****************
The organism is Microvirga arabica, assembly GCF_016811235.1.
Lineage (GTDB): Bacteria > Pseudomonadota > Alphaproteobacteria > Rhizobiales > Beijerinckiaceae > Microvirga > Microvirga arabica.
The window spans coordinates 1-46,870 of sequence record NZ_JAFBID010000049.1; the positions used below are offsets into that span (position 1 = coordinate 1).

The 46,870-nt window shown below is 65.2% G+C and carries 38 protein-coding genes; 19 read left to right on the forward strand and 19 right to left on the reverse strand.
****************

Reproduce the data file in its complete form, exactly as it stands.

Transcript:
The organism is Microvirga arabica, assembly GCF_016811235.1.
Lineage (GTDB): Bacteria > Pseudomonadota > Alphaproteobacteria > Rhizobiales > Beijerinckiaceae > Microvirga > Microvirga arabica.
The window spans coordinates 1-46,870 of sequence record NZ_JAFBID010000049.1; the positions used below are offsets into that span (position 1 = coordinate 1).

The 46,870-nt window shown below is 65.2% G+C and carries 38 protein-coding genes; 19 read left to right on the forward strand and 19 right to left on the reverse strand.